The bribery extends beyond local aid groups. One foreign business owner, who does not want to be named to protect her identity, knows an international construction company that told her they regularly pay up to $200,000 in bribes to aid groups and agree on the amount prior to the proposal’s submission.
Devex reached out to six international organizations or donor agencies named in instances of alleged bribery during either the recruitment or procurement process, the names of which are being withheld as Devex was unable to independently corroborate the allegations.
Spokespeople from four of the six entities responded to Devex queries. All denied knowledge of bribe solicitation within their organization and shared various measures they are taking to help deter this practice, such as establishing a “zero tolerance” policy to corruption, encouraging staff to develop anti-corruption action plans, and creating a business unit to investigate and protect against corruption.
South Sudan’s NGO Forum, an independent coordinating body comprised of national and international NGOs, couldn’t verify any of the incidents mentioned by Devex, but said that a common feature from other reported cases to the group is that there’s “a lot of misunderstanding and misperceptions around recruitment, proposal, and evaluation processes,” said Liatile Putsoa, communications adviser at the forum. The organization wouldn’t elaborate on the nature of the misunderstandings, but encouraged “credible malpractices” to be reported.
While South Sudan’s NGO recruitment guidelines say that any employee found abusing or misusing power is subject to “serious disciplinary actions,” the government said the onus is on the international organizations to put checks and balances in place so the wrong people aren’t given jobs, Mary Hillary Wani, undersecretary for the country’s ministry of labor, told Devex. She was unaware of any bribery allegations within the sector, she said.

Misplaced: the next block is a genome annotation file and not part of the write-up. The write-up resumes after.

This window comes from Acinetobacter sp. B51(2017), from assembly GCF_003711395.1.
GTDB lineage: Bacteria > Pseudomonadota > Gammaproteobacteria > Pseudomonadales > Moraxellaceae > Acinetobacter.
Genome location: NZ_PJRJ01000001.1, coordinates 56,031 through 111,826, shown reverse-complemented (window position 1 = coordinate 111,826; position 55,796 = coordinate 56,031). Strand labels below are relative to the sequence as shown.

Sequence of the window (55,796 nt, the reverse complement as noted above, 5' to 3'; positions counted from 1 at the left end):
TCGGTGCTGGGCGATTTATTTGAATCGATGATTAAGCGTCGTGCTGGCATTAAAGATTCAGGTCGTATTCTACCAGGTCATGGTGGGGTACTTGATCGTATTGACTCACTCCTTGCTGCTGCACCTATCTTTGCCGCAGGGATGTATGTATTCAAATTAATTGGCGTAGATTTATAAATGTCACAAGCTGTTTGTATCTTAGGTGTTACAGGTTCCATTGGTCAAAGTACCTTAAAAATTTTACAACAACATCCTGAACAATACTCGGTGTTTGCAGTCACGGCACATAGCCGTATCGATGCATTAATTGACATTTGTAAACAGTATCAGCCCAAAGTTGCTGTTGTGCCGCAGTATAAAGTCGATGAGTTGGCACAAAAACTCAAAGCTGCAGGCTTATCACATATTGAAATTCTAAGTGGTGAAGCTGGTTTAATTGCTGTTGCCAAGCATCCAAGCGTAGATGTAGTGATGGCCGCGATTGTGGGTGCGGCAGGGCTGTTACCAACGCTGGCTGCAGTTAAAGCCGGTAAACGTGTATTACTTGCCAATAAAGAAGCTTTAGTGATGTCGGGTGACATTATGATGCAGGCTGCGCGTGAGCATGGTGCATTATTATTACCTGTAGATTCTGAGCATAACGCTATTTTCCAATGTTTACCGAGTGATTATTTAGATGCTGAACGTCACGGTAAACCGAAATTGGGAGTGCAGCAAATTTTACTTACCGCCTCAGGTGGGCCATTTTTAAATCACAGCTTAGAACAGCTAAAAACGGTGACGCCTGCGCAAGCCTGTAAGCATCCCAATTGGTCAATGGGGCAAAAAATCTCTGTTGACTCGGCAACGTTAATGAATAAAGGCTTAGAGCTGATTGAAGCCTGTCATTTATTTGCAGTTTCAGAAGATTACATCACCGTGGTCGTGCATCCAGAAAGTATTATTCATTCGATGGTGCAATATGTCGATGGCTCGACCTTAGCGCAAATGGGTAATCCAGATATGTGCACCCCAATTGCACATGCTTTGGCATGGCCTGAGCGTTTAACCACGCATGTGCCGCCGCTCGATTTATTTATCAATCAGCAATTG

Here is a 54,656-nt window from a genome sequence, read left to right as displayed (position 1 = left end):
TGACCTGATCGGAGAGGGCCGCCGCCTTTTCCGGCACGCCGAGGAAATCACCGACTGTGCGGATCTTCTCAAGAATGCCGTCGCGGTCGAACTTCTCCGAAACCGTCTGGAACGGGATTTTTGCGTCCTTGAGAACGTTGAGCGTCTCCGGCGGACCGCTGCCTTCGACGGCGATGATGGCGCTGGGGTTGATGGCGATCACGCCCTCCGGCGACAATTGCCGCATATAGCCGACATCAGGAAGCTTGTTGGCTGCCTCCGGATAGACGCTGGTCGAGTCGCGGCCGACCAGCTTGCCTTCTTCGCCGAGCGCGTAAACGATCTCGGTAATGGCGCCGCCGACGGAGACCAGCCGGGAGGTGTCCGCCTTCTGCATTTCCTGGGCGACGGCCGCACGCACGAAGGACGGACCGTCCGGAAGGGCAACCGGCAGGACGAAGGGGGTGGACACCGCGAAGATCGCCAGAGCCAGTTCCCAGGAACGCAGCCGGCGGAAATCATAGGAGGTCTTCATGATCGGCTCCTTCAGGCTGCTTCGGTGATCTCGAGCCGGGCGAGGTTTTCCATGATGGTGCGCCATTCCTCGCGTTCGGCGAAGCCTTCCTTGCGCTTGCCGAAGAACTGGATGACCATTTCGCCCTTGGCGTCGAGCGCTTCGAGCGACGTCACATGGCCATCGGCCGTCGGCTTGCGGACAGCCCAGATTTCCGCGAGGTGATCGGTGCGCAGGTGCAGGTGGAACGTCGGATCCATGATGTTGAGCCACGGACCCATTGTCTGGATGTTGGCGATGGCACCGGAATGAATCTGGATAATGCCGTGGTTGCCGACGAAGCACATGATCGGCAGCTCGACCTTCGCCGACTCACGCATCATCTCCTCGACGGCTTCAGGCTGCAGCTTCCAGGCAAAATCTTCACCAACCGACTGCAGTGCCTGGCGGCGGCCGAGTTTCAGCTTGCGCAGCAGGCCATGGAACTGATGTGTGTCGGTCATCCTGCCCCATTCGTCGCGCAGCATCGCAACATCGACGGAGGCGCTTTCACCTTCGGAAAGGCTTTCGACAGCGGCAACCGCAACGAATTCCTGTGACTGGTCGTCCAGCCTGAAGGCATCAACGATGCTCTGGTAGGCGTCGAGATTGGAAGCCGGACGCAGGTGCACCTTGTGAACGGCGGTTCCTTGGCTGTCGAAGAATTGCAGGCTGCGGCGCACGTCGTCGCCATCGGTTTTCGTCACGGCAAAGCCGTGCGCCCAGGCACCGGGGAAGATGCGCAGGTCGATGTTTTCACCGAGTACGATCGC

Many locals said they’re too afraid to report incidents for fear of retaliation.
In 2018, Modi said he reported one incident to an organization’s management. While some staffers were suspended, after they returned to work they became more “selective” in terms of those willing to “collaborate with them,” he said. He’s concerned people accused of malpractice will take revenge and it will backfire on local partners’ abilities to get contracts.
Others say changing the system is an uphill battle. “I have no power to influence either at the NGO level or the government level,” said Loku, a local living in Juba who is looking to work in development. Devex is only using his first name to protect his identity. In order to get ahead in the country, it’s necessary to know the right people or offer bribes, he said.
When the 31-year-old applied for a job with an international aid group in Juba approximately two years ago, he was allegedly told by a human resources staffer that if he wanted the position, he’d have to forego his first three months’ pay and give it to the hiring officer, he said. Loku refused and didn’t get the job, he said.
He laments that due to the country’s dire economic situation and lack of opportunity for employment, many educated and qualified young people are forced to find odd jobs such as working as motorcycle taxi drivers in town, while unqualified people who lie on their resumes and bribe their way into positions — often including $100 bills with their application forms — are getting jobs, he said.
“If the bribery and nepotism compromising the recruitment process isn’t reined in, aid groups will be no different than the country’s fraudulent government,” Jacob Chol, senior political analyst and professor at the University of Juba told Devex.
“Critical investigations should be launched to weed this out and name and shame the practitioners,” Chol said. “Otherwise, instead of alleviating poverty, aid groups will be complicit in perpetuating corruption.”